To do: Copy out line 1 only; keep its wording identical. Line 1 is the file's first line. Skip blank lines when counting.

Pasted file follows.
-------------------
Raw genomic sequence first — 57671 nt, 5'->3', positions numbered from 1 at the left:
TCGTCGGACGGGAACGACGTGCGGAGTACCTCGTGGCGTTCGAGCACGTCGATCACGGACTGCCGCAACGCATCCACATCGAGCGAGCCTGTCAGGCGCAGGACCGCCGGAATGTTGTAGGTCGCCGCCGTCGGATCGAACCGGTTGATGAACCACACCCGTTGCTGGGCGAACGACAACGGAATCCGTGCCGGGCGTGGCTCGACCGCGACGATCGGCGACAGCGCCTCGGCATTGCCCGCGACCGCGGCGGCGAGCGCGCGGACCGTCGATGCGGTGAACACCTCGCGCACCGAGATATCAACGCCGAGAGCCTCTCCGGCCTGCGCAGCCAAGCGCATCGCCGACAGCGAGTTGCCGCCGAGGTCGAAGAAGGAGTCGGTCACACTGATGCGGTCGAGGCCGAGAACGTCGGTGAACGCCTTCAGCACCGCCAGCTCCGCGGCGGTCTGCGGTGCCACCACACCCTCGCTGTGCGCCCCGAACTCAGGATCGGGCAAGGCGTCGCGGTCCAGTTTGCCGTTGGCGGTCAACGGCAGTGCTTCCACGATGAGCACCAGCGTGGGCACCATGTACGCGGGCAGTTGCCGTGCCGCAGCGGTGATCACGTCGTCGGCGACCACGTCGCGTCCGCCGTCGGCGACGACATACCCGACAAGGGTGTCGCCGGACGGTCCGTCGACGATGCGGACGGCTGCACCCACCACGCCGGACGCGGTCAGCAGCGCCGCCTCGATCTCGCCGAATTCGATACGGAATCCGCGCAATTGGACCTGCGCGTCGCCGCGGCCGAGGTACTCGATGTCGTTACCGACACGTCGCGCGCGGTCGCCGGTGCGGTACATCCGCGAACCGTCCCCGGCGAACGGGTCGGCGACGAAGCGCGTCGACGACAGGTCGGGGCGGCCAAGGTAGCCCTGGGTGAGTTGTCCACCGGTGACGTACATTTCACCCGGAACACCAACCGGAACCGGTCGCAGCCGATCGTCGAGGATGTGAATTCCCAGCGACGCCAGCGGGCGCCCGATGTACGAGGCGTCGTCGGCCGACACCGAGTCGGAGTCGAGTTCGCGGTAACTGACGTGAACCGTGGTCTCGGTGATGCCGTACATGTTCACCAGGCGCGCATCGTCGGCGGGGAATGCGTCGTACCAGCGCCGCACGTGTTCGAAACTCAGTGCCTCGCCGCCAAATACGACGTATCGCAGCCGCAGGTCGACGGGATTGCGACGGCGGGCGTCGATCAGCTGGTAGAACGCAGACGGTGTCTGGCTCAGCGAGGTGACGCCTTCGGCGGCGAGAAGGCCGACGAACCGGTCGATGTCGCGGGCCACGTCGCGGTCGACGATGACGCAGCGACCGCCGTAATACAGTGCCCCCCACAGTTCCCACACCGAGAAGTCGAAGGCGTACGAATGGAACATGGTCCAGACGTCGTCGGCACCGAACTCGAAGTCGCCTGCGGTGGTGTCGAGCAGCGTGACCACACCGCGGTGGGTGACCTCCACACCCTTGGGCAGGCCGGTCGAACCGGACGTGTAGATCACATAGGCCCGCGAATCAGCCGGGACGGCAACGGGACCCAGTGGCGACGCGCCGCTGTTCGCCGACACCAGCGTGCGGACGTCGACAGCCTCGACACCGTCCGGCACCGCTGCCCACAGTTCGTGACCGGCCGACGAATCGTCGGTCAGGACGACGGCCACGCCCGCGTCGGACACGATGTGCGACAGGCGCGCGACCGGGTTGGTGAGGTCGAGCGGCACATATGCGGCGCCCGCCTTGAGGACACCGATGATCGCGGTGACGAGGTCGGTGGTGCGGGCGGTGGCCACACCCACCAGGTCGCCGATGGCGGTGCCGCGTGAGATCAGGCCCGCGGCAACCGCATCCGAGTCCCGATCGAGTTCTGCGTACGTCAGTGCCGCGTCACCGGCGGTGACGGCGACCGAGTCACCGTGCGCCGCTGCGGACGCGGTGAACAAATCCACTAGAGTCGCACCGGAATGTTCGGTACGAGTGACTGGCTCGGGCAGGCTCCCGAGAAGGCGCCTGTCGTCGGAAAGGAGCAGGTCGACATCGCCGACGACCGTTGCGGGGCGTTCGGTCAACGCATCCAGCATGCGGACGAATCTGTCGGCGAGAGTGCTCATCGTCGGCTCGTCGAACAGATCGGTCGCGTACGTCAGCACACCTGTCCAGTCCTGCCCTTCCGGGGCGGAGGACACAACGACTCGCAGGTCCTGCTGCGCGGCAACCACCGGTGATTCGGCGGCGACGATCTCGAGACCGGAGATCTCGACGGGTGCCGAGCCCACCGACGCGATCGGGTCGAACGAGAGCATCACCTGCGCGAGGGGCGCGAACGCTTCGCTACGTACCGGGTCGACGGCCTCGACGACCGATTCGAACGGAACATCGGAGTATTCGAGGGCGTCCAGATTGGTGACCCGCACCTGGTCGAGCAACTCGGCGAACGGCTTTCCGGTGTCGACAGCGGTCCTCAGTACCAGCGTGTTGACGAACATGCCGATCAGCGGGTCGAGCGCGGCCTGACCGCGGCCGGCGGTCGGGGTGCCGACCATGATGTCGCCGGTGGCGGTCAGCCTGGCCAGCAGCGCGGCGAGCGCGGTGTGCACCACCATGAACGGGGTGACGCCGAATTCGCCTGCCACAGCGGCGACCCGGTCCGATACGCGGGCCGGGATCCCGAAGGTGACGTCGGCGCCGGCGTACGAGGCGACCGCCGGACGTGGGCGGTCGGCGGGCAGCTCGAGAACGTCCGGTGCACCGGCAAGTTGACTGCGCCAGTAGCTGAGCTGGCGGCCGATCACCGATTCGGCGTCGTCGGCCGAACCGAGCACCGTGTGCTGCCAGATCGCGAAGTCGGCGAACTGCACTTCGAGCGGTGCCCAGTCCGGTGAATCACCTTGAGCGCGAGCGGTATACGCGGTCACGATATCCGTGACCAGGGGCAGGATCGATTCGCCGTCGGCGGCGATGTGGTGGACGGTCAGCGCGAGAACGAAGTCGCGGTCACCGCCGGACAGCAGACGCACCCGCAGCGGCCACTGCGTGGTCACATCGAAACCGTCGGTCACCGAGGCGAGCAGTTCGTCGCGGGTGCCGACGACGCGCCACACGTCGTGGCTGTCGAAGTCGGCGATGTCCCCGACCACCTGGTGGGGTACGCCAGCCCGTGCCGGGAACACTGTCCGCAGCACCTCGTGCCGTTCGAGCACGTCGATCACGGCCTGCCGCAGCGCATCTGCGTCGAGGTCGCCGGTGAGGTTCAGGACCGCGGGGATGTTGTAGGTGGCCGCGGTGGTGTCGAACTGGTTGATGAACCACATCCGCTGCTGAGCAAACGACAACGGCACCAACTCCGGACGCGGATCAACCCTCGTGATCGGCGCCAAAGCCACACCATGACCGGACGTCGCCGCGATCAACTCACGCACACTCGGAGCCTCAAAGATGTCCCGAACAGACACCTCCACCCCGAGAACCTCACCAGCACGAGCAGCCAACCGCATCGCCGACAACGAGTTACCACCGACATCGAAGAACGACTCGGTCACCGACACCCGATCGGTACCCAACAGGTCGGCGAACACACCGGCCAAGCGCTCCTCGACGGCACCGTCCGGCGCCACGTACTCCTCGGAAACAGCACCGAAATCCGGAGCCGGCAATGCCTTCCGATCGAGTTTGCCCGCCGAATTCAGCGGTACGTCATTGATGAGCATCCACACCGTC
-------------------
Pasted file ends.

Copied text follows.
Raw genomic sequence first — 57671 nt, 5'->3', positions numbered from 1 at the left: